The storms on Thursday pushed the number of extreme weather events in Italy this summer up to 1,642 – five times the number recorded a decade ago – according to data published by farmers’ association Coldiretti.

“We are seeing the clear consequences of climate change, as exceptional weather events are now the norm in Italy,” Coldiretti stated.

This summer’s drought, the worst in 70 years, drained the Po River, Italy’s largest water reservoir, while exceptional heat fuelled forest fires and caused a spike in heat-related deaths

READ ALSO: Climate crisis: Italy records ‘five times’ more extreme weather events in ten years

The baking heat has in recent weeks been followed by storms, the water flooding land rendered hard as concrete.

In July, 11 people were killed when a section of Italy’s biggest Alpine glacier collapsed, in a disaster officials blamed on climate change.

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ITALIAN ELECTIONS

Far right set to take power in Italy after topping vote, exit polls show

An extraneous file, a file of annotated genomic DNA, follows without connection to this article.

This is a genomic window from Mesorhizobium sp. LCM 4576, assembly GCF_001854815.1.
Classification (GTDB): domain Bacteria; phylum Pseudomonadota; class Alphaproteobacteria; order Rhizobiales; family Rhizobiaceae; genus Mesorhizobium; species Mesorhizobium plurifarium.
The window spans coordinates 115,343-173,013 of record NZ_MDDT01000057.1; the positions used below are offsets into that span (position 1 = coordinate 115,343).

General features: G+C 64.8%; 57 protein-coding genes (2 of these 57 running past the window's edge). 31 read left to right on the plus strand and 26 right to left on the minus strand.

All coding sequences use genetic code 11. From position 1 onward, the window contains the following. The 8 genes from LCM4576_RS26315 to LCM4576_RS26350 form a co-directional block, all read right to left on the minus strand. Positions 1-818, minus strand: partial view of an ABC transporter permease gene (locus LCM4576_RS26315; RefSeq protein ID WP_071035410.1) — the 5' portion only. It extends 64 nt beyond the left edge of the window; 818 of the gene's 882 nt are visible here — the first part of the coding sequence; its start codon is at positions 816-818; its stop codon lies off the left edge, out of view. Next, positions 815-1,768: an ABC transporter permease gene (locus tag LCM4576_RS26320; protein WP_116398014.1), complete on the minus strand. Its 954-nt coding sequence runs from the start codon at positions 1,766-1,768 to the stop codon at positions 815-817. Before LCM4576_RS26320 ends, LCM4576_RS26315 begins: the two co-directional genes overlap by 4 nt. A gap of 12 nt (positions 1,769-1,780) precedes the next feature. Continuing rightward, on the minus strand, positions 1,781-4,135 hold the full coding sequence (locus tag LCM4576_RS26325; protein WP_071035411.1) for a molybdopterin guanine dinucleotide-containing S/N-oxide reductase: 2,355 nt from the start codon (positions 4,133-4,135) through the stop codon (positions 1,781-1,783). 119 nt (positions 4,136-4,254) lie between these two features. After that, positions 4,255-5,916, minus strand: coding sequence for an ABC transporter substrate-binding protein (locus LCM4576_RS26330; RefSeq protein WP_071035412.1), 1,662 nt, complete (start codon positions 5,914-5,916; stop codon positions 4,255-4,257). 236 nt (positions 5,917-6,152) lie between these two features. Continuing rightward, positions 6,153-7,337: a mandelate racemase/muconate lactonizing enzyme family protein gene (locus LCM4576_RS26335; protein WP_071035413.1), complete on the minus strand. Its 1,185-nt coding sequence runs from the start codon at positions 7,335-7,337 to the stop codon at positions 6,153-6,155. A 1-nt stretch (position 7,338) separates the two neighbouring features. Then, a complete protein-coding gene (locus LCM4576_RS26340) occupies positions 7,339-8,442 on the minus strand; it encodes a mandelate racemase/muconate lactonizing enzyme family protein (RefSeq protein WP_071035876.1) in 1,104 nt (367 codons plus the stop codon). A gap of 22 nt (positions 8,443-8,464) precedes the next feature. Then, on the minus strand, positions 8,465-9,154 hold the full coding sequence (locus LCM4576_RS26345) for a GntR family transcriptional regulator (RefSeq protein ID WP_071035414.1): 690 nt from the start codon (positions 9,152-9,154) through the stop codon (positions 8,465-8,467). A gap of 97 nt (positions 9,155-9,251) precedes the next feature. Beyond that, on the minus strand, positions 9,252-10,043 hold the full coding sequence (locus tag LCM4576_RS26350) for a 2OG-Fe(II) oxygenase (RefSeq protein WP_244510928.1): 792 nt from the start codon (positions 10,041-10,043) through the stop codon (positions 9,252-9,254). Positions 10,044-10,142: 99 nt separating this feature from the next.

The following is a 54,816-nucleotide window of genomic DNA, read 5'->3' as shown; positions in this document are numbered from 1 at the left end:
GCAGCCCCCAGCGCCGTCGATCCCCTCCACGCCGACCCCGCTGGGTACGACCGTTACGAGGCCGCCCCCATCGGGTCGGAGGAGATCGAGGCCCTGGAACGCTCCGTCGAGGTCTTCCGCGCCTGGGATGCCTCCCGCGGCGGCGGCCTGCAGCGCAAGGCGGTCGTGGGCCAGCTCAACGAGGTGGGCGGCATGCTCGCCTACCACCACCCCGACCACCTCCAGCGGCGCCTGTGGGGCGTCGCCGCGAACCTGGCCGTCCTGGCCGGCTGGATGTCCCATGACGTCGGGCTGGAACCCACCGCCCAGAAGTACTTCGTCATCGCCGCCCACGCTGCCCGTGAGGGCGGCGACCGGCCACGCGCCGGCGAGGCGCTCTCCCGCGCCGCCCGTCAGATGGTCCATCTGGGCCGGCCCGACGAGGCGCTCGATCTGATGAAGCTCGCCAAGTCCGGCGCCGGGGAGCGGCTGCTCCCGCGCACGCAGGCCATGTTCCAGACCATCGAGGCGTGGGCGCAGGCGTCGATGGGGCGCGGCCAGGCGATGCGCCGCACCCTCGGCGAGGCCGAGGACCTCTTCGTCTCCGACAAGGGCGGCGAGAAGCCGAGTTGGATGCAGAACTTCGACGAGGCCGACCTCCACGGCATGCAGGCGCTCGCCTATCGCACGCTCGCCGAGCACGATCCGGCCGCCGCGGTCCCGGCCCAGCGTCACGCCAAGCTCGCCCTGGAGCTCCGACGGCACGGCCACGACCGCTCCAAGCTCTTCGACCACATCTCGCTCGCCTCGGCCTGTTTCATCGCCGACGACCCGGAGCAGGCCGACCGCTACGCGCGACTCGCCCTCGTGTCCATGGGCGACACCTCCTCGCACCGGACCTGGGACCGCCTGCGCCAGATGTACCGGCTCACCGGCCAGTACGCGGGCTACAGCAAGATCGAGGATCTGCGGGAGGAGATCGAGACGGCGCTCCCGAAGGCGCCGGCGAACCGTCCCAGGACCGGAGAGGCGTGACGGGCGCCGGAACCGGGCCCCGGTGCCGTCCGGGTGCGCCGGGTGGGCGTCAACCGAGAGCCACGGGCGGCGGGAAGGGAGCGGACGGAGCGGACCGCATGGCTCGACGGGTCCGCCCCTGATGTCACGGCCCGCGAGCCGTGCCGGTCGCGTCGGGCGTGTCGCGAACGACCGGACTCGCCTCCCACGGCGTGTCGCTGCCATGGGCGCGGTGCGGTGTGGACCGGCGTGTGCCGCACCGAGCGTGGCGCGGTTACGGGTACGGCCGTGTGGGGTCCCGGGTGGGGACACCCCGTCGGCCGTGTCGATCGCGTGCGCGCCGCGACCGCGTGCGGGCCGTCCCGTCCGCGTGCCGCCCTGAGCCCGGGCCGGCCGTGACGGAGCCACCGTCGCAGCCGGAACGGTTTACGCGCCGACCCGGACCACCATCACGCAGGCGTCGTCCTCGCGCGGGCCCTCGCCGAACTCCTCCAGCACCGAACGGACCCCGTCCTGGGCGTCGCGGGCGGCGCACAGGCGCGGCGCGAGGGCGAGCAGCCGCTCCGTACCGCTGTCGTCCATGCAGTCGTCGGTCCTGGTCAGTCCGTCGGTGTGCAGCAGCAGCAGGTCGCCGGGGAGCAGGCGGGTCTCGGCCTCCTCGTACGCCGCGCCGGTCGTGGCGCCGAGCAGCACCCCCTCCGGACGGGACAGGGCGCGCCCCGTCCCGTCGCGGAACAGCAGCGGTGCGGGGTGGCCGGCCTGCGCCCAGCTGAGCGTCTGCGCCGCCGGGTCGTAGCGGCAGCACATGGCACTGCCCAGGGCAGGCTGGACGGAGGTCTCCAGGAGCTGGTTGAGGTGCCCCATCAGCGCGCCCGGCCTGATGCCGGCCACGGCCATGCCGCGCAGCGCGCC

Far-right leader Giorgia Meloni came top in Italian elections on Sunday, exit polls suggested, putting her eurosceptic populists on course to take power at the heart of Europe.

Far right set to take power in Italy after topping vote, exit polls show

Meloni’s Brothers of Italy party, which has neo-fascist roots, has never held office but looks set to form Italy’s most far-right government since the fall of dictator Benito Mussolini during World War II.

Exit polls published by the Rai public broadcaster and Quorum/YouTrend both put Brothers of Italy on top, at between 22 and 26 percent of the vote.

BLOG: Italian election exit polls suggest victory for Giorgia Meloni

Her allies, Matteo Salvini’s far-right League and former prime minister Silvio Berlusconi’s Forza Italia, lagged behind but between them appear to have enough seats to secure a majority in both houses of parliament.

The result must still be confirmed but risks fresh trouble for the European Union, just weeks after the far-right outperformed in elections in Sweden.

Meloni, who campaigned on a motto of “God, country and family”, has abandoned her calls for one of Europe’s biggest economies to leave the eurozone, but says Rome must assert its interests more in Brussels.

“Today you can participate in writing history,” the 45-year-old tweeted before the polls closed.

Turnout was lower than in the 2018 elections.

Meloni had been leading opinion polls since Prime Minister Mario Draghi called snap elections in July following the collapse of his national unity government.

Hers was the only party not to join Draghi’s coalition when, in February 2021, the former European Central Bank chief was parachuted in to lead a country still reeling from the coronavirus pandemic.

READ ALSO: Political cheat sheet: Understanding the Brothers of Italy